Crane v. Johnson, 242 U.S. 339 (1917)
This case stems from a statute California enacted to regulate the field of medicine. The statute created a board of medical examiners to prescribe a specific course of study, administer an examination, and issue licenses for those practicing medicine. The statute defined ‘‘medicine’’ broadly to encompass traditional medicine, such as surgery and prescription drugs, and nontraditional medicine, such as chiropractics and faith-based healing. Drugless practitioners who healed with prayer were exempt from the statutory requirements, whereas other nontraditional practitioners were not.
For the past seven years, the plaintiff in this case practiced nontraditional, faith-based medicine in Los Angeles, California. His practice used faith, hope, mental suggestion, and mental adaptation. The plaintiff challenged the enforcement of the statute against him on the basis of its distinction between drugless practitioners and prayer healers. He claimed that the state was incompetent to make such a distinction. He also alleged that the statute violated the Equal Protection Clause of the Fourteenth Amendment, because the classification among drugless practitioners did not relate to a legitimate purpose.
The Court held that the statute was enforceable. The distinction between drugless practitioners and prayer practitioners was rooted in a legitimate basis and was therefore not arbitrary. According to the Court, the basis of the state’s distinction came from the fact that the state considered the plaintiff’s medical practice to be that of drugless medicine. His medical practice required skills that could be enhanced through practice and specialized knowledge. Alternately, the Court considered the practice of prayer-based medicine to be akin to the practice of religion, an area that could not be constitutionally regulated by the state.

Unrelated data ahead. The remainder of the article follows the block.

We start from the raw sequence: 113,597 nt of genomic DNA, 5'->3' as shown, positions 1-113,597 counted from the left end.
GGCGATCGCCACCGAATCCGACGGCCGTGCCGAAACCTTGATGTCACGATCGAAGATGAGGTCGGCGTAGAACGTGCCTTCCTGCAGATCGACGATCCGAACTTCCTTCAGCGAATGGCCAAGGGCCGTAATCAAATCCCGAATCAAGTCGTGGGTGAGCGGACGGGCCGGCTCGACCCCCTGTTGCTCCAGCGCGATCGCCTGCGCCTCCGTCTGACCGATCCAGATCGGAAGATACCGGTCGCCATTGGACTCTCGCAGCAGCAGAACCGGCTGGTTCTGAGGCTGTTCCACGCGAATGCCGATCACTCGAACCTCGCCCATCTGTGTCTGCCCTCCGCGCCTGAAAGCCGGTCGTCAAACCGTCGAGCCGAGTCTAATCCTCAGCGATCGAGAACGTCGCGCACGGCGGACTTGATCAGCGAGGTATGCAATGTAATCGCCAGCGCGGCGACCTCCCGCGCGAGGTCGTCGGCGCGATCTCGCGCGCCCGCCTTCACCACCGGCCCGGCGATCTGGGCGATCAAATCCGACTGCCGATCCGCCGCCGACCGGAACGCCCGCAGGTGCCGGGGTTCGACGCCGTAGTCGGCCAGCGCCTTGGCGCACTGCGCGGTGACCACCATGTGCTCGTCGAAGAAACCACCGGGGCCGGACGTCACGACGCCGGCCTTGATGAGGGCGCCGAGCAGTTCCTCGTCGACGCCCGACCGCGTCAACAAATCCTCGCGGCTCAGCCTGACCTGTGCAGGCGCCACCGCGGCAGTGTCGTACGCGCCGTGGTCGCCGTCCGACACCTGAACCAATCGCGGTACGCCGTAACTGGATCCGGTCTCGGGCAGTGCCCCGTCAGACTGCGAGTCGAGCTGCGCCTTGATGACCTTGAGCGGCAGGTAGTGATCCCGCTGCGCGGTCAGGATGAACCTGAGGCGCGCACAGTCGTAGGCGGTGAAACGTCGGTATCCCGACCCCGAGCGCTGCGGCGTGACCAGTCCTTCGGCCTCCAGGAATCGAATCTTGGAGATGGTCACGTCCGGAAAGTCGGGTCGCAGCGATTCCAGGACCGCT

The precedent established in this case has since permeated the regulation of alternative medicine throughout the country. States are now creating more stringent standards for nontraditional medical practitioners. They are mandating these practitioners to attain state certifications prior to claiming to practice medicine, and they are becoming stricter in their enforcement of noncompliance with these statutory requirements.
ALISON P. RIVCHUN
References and Further Reading
- Cohen, Michael H., Healing at the Borderland of Medicine and Religion: Regulating Potential Abuse of Authority by Spiritual Healers, Journal of Law and Religion 18 (2002- 2003): 373–426.
- Kallmyer, J. Brad, A Chimera In Every Sense: Standard of Care for Physicians Practicing Complementary and Alternative Medicine, Indiana Health Law Review 2 (2005): 225–265.
- Noah, Lars, Ambivalent Commitments to Federalism in Controlling the Practice of Medicine, Kansas Law Review 53 (2004): 149–193.
- Silverman, Ross D., Regulating Medical Practice in the Cyber Age: Issues and Challenges for State Medical Boards, American Journal of Law and Medicine 26 (2000): 255–276.
- Smalley, Ruth Ellen, Will a Lawsuit a Day Keep the Cyberdocs Away? Modern Theories of Malpractice as Applied to Cybermedicine, Richmond Journal of Law and Technology 7 (Winter 2001): 29–56.
Cases and Statutes Cited
- Truax v. Raich, 239 US 33 (1915) West’s Ann. Cal. Bus. & Prof. Code } 2100